Officials are not ready to set a date for when the statewide stay-at-home order can be lifted, Gov. Gavin Newsom said Wednesday. But some progress has been made on testing availability, putting California slightly closer to reopening.
The governor said he wished he could provide a timeframe but emphasized that “there is no light switch, and there is no date, in terms of our capacity, to provide the kind of clarity that I know so many of you demand.”
“No one wants to be able to share that information more with you than I do,” Newsom asserted.
As in other states, California has seen a number of anti-lockdown protests pressuring authorities to reopen businesses amid the rising number of unemployment.
Part of California’s roadmap to reopening is the expansion of COVID-19 testing, one of six key goals Newsom announced last week.
According to authorities, testing would enable the state to support those who are ill and track down who may have been exposed—thereby containing the virus that has taken at least 1,354 lives in California.
By the end of March, California averaged about 2,000 daily tests. Now, the daily average is 16,000, bringing the number of people tested to more than 465,000.
Newsom believes that with hundreds of sites now offering swab-based testing, and resources President Donald Trump promised Wednesday, up to 60,000 to 80,000 tests can be conducted per day.
“I want to thank the president, not only for being available for a phone call at a moment’s notice, but being willing to directly commit to all of us in the state of California to a substantial increase in supply of the swabs. That will go a long way to give us all more confidence that we can meet some of these testing goals,” Newsom said.
With this progress, California is now advising that some asymptomatic individuals such as health care workers, first responders and correctional workers get tested—the first state to make the recommendation.
While not all 40 million Californians will be tested, authorities want to ensure that no communities—especially in rural and low-income areas—are left behind, according to the governor.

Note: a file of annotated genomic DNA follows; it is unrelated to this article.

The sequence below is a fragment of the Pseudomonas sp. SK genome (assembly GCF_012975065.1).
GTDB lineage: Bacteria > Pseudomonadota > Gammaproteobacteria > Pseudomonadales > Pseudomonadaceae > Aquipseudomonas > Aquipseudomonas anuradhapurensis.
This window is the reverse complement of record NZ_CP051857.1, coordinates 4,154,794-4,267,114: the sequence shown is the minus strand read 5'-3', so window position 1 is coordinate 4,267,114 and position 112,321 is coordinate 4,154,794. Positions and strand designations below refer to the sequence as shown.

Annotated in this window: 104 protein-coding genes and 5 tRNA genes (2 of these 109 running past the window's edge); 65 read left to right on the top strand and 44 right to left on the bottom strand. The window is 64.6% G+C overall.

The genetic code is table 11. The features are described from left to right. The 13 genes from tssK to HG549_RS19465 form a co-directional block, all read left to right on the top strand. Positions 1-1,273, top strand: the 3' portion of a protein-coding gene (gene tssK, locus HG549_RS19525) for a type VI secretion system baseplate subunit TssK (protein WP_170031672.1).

The decision to reopen retail stores and recreational sites will rely upon the state’s ability to learn who has COVID-19 and trace those who may have come in contact with them, Newsom said.
In addition to swab-based tests, California is also ramping up efforts to make antibody testing more available in order to learn how much of the population may have already fought off the coronavirus and therefore may have immunity.
This could potentially identify individuals who can reenter the workforce with a low risk of getting others infected, according to USC, which is leading the research in Southern California.
In addition to testing efforts, the governor also announced that California is prepared to begin scheduling surgeries after consulting with health care experts in Oregon and Washington state. It’s the first time the state eased rules under the stay-at-home order that has been in effect since March 19.
“We are working with our health directors and throughout the health care delivery system to reintroduce the capacity to get these scheduled surgeries up and running again, we will be very thoughtful and judicious about how we do that,” Newsom said.
The governor also acknowledged the news late Tuesday that the two earliest-known COVID-19 U.S. deaths occurred in Santa Clara County in February, which suggests that the coronavirus may have started spreading there in mid-January or earlier.
The state has directed coroner’s officials to analyze deaths as far back as December to determine when the pandemic reached California, Newsom said.